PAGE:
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Home :: Archive :: 1999 :: November ::
Re: 20th Century Poetry
The Shakespeare Conference: SHK 10.1936  Wednesday, 10 November 1999.

[1]     From:   Martin Jukovsky <
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        Date:   Tuesday, 9 Nov 1999 15:43:25 -0500
        Subj:   Re: SHK 10.1918 Re: 20th Century Poetry

[2]     From:   Lucia Anna Setari <
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        Date:   Tuesday, 9 Nov 1999 16:12:31 -0800 (PST)
        Subj:   Re: SHK 10.1918 Re: 20th Century Poetry


[1]-----------------------------------------------------------------
From:           Martin Jukovsky <
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Date:           Tuesday, 9 Nov 1999 15:43:25 -0500
Subject: 10.1918 Re: 20th Century Poetry
Comment:        Re: SHK 10.1918 Re: 20th Century Poetry

Don't forget Carl Sandburg's "They All Want to Play Hamlet."  You can
read it at
<http://geocities.com/Athens/Acropolis/2012/poems/sandb04.html>.

Martin Jukovsky
Cambridge, Mass.


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[2]-------------------------------------------------------------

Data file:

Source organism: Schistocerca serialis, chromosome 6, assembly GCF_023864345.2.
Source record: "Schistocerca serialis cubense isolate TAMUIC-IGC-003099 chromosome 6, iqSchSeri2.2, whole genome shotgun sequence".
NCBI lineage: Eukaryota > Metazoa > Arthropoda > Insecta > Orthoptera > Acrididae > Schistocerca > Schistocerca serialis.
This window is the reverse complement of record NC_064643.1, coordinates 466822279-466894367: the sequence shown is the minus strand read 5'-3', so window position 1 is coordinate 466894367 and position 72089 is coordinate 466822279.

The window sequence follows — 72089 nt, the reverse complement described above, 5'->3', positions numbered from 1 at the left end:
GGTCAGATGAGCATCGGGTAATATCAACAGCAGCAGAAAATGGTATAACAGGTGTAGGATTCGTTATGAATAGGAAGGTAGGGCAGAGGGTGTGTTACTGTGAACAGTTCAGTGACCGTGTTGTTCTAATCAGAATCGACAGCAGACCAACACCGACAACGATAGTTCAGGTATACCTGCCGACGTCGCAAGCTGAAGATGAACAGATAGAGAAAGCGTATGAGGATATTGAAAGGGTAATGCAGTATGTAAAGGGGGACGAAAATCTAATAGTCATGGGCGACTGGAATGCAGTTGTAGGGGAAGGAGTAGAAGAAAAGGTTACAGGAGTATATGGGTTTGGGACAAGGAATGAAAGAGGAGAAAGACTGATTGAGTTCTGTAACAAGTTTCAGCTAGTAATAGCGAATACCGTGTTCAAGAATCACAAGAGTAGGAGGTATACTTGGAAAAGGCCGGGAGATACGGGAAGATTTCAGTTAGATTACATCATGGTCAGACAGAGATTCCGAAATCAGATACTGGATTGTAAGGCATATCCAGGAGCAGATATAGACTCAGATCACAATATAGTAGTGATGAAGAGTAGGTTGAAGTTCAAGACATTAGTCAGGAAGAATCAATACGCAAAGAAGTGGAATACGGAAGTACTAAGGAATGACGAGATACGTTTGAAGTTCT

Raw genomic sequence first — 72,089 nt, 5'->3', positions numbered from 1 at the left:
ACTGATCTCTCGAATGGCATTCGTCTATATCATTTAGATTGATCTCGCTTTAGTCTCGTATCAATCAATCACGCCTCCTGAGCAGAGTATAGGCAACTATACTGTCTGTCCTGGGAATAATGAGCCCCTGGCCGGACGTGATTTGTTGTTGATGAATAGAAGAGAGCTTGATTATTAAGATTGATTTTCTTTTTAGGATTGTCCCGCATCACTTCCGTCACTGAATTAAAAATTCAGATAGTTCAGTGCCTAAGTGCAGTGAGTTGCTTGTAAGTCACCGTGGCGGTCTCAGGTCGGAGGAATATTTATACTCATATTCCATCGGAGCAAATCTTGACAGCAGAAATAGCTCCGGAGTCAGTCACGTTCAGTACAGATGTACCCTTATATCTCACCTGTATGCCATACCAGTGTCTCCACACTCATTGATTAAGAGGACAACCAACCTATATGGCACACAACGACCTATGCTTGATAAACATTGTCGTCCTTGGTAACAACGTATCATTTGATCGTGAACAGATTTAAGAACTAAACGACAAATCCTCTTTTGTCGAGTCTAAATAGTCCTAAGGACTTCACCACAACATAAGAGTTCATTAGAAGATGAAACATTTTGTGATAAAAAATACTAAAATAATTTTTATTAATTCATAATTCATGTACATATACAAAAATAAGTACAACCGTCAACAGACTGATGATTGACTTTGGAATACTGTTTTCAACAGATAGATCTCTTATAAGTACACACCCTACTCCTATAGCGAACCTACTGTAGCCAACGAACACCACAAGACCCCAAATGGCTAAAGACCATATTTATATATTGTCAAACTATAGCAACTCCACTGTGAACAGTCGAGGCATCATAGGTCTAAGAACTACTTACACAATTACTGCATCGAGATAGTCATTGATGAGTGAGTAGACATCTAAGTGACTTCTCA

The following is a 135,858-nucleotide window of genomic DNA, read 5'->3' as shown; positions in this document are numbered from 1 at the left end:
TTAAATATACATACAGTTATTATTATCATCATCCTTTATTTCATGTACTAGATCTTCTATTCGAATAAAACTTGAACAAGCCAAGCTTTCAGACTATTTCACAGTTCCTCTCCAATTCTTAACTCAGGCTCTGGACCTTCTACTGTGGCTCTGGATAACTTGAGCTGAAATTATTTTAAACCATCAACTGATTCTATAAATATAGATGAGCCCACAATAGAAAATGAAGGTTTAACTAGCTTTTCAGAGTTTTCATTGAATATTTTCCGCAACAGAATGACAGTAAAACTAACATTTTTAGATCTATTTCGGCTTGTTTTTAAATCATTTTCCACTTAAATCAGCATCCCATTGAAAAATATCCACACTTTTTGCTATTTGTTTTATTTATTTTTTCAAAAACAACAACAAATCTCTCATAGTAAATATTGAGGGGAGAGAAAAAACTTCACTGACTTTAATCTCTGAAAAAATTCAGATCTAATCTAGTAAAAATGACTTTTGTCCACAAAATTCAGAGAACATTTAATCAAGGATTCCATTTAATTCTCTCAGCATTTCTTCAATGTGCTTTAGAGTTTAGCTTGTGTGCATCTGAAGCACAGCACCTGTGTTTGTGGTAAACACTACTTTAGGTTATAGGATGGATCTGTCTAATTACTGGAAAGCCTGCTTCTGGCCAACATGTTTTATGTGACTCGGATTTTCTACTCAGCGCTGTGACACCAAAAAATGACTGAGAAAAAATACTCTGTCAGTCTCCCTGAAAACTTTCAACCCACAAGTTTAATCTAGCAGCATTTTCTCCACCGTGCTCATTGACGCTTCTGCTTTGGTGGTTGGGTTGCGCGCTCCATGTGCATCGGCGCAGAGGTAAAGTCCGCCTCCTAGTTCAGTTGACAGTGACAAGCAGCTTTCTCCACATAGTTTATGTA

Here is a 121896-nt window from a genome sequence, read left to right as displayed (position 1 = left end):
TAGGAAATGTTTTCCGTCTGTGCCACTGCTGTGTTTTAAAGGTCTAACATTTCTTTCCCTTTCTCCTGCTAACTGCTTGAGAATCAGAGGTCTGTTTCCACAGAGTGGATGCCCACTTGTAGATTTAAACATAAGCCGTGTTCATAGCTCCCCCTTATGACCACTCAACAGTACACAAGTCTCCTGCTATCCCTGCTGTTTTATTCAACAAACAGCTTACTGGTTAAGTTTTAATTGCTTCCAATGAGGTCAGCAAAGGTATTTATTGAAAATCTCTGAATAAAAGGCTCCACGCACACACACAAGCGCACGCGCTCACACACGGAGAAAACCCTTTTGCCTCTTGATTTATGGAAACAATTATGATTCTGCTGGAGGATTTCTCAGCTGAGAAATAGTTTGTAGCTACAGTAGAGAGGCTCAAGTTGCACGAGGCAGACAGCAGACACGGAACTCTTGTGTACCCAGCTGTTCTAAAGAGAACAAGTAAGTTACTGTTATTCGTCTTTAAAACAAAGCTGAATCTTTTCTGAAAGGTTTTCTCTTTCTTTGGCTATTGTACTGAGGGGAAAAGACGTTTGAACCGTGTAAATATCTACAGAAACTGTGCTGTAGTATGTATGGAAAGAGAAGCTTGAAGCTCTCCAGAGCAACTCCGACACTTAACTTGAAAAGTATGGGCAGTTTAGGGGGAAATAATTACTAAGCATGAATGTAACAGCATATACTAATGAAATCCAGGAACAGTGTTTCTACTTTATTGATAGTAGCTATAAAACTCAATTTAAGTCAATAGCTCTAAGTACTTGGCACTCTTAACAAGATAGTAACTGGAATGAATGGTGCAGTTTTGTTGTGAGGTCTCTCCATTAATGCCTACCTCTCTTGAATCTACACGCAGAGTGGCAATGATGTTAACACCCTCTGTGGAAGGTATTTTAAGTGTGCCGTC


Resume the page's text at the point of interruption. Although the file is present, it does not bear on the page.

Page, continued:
From:           Lucia Anna Setari <
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Date:           Tuesday, 9 Nov 1999 16:12:31 -0800 (PST)
Subject: 10.1918 Re: 20th Century Poetry
Comment:        Re: SHK 10.1918 Re: 20th Century Poetry

The Italian poet Pier Paolo Pasolini (who, by the way, wrote a poem
entitled "Poema per un verso di Shakespeare" in which he quotes "What
you know you know. From this time forth I never will speak word" from
Othello, and, as a director, made a short film, entitled "Che cosa sono
le nuvole", about Othello ) more than once used Shakespearean lines or
motives in his poems.

To me, he seems, though indirectly, to refer to King Lear in his last
poems, as in the last of them, "Un saluto e un augurio" (A Farewell and
a Wish), in which he says that he will go unburdened toward the death,
leaving life's fardel to younger people; or, perhaps, even in other
poems of the same time, in which he ironically calls himself "a new kind
of Fool", for telling uncomfortable truths.

Lucia Anna S.
 

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